She notes that in general, in the grocery retail market, demand is shifting from hypermarkets towards convenience stores, including hard discounters, which, as they gain popularity, can change the overall picture of the industry. Retailers are following customers, redistributing their business segmentation in favor of discounters, albeit not too tough, including the usual format of low-cost chain supermarkets.As a result, Alla Yurova believes, Dixy, Magnit and X5 Retail Group (Pyaterochka occupies 79% in the structure of the group’s retail revenue), O’Key with discounters Yes! ”, Which account for 11% of the group’s income.

Daria Andrianova, Khalil Aminov

90,000 Duty Free Langkawi. Liquor Prices and Location

What are duty free shops for most tourists? First of all, there is a wide selection of alcoholic drinks at low prices.Our compatriots, having escaped on a trip abroad, always collect puffy bags with bottles of Chivas Regal, Jack Daniels, Absolute. Girls usually buy Martini, Campari, Sheridan and, of course, Baileys.

The excitement is explained by the fact that you fly abroad once a year, the drinks are real, not fake, and the prices are sometimes 2 times lower than in a regular store.

But you can get to Dutik only during an international flight after passing through passport control and all searches.I think many wondered how great it would be if Duty Free was in the city, like a regular store …

This is possible on our planet! In Malaysia, on the island of Langkawi, we lived for a whole month, just 2 steps from Duty-Free shops. There is also duty free on Tioman.

Prices in Duty Free Langkawi

In 2019, in all duty free you need to show your passport (its photo or copy).

Wouldn’t sleep enough … With such prices for alcohol … We are not drunkards, not drinkers, but the temptation to take a can of beer every day is very great.Approximate prices for alcoholic beverages:

  • A can of local beer Skol 0.3 costs 1.5-2 ringgit on average ($ 0.5)
  • Thai beer Chang, Tiger 2-2.5 ringgit (0.5 $)
  • Imported beer (Hoegaarden, Heineken) from 4 ringgit (1 $)
  • A bottle of wine from 16 ringgit ($ 4). On average 25-30 ringgit (6 $)
  • Bottle of Jack Daniel’s style whiskey 50 ringgit ($ 13)
  • 3-liter Jack Daniel’s 80 ringgit ($ 20)
  • 4.5-liter bottle on Red Label swing 243 ringgit ($ 60)
  • Tequila from 18 ringgit (4.5 $)
  • Liqueurs like Baileys and Sheridan – 50-60 ringgit ($ 14)

And this is how we celebrated the new year.A two-story box of Ferrero Roche chocolates (30 pieces) cost $ 8. In Moscow, so many Ferrerocks would cost more. We tried to make a Tequila Sunrise cocktail from improvised ingredients – tequila, juice and Schweppes:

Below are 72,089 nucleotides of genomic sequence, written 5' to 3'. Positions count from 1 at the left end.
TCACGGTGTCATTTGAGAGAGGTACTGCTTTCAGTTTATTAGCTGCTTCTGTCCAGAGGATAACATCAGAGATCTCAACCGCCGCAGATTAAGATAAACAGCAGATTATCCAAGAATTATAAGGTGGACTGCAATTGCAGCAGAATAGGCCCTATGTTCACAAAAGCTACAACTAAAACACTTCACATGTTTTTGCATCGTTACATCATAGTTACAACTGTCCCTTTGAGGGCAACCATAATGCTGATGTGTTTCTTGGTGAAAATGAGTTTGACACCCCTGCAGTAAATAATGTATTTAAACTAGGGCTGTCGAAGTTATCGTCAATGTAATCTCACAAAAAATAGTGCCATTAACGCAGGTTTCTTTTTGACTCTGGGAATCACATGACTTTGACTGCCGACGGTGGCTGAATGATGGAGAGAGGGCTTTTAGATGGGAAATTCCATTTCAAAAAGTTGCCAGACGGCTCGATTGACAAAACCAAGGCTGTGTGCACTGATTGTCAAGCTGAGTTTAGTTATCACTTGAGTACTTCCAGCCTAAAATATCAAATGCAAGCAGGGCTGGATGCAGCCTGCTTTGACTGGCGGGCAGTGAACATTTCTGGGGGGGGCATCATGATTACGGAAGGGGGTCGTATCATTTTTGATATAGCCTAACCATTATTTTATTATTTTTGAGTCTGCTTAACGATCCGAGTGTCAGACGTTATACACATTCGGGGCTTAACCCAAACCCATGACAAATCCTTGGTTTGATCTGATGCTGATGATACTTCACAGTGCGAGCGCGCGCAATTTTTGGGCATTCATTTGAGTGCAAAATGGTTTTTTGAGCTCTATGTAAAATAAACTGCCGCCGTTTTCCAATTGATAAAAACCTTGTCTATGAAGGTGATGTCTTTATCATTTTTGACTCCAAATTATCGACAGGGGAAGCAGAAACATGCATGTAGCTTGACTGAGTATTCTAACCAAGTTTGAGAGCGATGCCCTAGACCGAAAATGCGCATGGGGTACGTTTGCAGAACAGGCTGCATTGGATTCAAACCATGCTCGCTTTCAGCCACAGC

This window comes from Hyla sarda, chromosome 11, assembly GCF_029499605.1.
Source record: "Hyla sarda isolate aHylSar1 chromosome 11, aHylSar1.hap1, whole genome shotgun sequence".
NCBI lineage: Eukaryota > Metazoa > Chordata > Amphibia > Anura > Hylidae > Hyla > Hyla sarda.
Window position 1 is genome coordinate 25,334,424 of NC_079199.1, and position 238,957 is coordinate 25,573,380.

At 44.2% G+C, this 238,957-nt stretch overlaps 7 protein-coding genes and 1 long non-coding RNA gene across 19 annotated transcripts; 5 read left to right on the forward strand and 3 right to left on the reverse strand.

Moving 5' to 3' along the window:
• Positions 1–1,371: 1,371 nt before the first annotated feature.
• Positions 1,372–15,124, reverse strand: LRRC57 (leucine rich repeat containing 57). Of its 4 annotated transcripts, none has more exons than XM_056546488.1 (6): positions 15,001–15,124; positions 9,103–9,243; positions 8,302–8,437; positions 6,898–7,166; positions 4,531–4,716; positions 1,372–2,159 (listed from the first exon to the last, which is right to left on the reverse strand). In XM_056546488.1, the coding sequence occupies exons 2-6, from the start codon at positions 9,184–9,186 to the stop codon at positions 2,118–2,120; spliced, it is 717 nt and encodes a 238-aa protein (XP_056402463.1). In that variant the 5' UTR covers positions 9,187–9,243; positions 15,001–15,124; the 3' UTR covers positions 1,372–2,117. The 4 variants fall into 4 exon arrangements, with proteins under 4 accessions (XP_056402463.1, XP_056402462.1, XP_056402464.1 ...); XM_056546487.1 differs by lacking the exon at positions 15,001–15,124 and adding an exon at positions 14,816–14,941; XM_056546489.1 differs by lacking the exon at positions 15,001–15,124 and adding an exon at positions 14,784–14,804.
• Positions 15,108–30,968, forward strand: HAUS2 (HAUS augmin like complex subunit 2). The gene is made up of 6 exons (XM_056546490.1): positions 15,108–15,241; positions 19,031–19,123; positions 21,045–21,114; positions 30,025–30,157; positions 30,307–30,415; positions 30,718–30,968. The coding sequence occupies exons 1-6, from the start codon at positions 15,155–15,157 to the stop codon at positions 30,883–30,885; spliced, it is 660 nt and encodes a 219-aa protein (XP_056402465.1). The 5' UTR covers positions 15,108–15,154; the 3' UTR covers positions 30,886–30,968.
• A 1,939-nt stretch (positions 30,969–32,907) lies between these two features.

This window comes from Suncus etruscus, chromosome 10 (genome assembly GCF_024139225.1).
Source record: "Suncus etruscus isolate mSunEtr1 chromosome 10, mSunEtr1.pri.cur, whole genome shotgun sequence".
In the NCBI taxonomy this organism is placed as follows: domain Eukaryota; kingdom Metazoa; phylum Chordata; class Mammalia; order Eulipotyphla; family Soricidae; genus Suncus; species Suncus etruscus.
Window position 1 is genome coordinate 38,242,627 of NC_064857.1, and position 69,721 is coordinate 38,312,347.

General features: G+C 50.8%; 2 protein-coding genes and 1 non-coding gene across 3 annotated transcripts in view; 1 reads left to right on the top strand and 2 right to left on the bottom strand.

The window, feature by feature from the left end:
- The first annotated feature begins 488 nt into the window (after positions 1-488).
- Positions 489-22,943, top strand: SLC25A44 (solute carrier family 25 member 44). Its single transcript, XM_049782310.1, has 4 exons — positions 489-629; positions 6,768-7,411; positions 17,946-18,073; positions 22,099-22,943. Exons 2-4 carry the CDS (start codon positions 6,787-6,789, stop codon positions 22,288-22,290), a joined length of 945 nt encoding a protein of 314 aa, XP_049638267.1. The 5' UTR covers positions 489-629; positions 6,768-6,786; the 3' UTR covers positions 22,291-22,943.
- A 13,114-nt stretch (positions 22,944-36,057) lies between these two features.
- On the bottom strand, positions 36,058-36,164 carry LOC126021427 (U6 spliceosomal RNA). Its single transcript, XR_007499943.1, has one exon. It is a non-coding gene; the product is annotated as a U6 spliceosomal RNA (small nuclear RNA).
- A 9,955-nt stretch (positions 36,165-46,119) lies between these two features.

Beer in Duty free Langkawi is on sale at very competitive prices. We “had” to drink a jar almost every day. Although, we practically did not take European varieties, most often we bought Skol beer or Thai Chang.

There is also an Indian Kingfisher! But the taste is poor.In India, Kingfisher is better.

Chang beer looks different here than in Thailand

Duty Free, like a regular grocery store

We went to Langkawi every day to shop at Duty Free, as they sell not only alcohol, but also ordinary products.

Of course, the choice of products is very specific, mainly chips, nuts, cookies, chocolates and sweets.

But you can even find breakfast cornflakes and milk in the big ditties.Yoghurts are also sold here. We also bought drinking water at the price of 1 ringgit for 1.5 liters.

Flakes are rare in Langkawi. Price 8.5 ringgit (85 rubles)

Milk in Langkawi is quite expensive – from 65 rubles per 1 liter

Duty free shops have become for us the most ordinary shops during this time. And every year there are more such stores on the island. Often, for the purchase of a drink, a backpack or even a small suitcase is handed over for free.Very pleasant and, most importantly, unexpected. Now, after Langkawi, there is no trepidation in the chest at the sight of all kinds of Dutyfree at the airport. I already forgot when we bought something in the dutik

Duty Free Langkawi

The largest duty free in Langkawi is marked on the map

How do we prepare for the trip

  • We buy tours on Travelata
  • We are looking for tickets at Aviasales
  • We rent hotels through Booking, and apartments for Daily rent. ru
  • We make insurance on Cherehapa
  • Airport transfer via Kiwitaxi website
  • Card with cashback for travel ALL Airlines
90,000 Flourishing food retail in Southeast Asia. News and Events of a Major Distributor of Healthy Foods | Trade and production company “EKOLAND”

The main indicator of the prospective development of Southeast Asia is its population.According to world statistics, the population of Southeast Asia is approximately 8% of the world’s population, i.e. more than 600 million people. The increase in the number of people living and the simultaneous growth of income of the population leads to the rapid development of retail trade activities in the countries of Southeast Asia.